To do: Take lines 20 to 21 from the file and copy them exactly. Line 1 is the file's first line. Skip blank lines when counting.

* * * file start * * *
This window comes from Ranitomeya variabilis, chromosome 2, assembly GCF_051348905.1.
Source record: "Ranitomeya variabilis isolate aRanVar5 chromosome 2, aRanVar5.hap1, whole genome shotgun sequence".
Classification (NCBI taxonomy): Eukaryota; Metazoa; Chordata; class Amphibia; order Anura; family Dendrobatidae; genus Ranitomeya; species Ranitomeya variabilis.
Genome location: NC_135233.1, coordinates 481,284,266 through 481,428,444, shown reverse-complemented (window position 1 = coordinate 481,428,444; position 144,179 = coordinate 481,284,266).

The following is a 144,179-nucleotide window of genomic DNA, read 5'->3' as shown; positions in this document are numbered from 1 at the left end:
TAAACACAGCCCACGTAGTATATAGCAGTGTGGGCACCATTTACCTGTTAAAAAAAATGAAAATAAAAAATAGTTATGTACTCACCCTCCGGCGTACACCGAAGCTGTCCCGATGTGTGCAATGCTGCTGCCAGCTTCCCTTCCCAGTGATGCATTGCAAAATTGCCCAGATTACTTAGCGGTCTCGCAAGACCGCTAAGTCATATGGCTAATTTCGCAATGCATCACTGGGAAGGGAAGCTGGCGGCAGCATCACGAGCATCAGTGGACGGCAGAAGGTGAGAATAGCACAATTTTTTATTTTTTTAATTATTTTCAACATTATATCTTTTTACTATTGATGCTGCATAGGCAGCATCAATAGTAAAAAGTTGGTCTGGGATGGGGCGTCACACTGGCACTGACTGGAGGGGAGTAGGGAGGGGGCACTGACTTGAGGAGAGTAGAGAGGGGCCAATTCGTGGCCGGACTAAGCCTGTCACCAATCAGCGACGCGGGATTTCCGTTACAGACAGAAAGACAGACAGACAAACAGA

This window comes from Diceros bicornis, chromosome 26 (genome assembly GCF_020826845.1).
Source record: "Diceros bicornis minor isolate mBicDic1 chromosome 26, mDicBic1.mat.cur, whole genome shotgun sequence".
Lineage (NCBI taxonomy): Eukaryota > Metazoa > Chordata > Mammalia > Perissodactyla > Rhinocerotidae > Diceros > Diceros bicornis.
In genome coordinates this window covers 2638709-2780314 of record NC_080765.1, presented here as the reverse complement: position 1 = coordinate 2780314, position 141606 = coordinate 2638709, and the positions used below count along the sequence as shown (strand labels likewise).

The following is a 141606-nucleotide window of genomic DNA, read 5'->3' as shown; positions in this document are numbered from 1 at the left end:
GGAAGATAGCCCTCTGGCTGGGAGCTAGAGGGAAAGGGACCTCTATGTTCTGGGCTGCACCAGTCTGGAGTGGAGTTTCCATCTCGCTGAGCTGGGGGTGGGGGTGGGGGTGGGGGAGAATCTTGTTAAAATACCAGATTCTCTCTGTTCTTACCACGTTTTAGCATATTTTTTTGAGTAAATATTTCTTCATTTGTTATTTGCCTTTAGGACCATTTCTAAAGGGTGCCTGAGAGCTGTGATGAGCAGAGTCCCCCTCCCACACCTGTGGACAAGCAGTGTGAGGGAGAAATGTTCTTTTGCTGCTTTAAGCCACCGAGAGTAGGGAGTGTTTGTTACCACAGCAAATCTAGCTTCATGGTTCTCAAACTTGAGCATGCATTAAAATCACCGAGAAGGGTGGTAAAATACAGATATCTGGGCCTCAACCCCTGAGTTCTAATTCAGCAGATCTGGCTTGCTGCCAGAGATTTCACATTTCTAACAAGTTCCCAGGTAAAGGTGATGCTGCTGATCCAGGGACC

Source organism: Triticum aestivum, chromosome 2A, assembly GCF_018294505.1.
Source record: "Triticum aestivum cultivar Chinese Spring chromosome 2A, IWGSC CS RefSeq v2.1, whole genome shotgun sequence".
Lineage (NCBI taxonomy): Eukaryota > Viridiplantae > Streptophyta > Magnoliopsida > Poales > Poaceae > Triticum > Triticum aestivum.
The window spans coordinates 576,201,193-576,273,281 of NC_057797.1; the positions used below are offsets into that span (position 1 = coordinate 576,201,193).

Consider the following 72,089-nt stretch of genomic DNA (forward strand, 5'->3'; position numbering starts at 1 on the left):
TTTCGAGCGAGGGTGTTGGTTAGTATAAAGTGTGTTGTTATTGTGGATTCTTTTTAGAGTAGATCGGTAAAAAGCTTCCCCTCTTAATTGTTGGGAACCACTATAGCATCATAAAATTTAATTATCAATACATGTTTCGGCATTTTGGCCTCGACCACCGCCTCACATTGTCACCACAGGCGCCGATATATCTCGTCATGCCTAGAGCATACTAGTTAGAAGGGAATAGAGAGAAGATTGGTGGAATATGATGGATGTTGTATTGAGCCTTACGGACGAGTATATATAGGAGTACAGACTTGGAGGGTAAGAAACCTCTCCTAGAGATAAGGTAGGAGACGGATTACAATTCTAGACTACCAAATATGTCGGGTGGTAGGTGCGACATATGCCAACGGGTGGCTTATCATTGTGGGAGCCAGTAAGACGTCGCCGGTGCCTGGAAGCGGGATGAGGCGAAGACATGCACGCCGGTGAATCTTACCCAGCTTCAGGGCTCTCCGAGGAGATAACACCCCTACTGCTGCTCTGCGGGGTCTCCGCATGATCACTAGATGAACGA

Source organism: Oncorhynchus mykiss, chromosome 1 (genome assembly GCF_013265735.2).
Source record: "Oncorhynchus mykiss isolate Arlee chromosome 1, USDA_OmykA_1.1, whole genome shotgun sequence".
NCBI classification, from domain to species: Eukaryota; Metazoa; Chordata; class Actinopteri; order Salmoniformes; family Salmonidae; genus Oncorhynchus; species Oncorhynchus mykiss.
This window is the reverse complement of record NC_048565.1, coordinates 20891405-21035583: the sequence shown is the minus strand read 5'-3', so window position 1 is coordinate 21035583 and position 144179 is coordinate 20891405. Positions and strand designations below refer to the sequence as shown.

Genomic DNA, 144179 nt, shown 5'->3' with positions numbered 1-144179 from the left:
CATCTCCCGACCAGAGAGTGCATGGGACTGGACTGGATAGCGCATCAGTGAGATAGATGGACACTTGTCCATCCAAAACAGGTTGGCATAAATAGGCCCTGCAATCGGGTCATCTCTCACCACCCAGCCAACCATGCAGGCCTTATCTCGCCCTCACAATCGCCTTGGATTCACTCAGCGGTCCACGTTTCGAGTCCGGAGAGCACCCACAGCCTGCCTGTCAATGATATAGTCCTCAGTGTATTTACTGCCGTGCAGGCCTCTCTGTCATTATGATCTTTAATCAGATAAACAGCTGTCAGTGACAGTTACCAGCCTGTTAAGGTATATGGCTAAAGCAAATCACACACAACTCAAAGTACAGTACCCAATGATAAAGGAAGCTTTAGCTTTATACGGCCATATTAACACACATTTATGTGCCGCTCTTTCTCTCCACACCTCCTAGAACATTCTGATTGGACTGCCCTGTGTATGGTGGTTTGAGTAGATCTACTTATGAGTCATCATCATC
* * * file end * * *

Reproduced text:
Source record: "Oncorhynchus mykiss isolate Arlee chromosome 1, USDA_OmykA_1.1, whole genome shotgun sequence".
NCBI classification, from domain to species: Eukaryota; Metazoa; Chordata; class Actinopteri; order Salmoniformes; family Salmonidae; genus Oncorhynchus; species Oncorhynchus mykiss.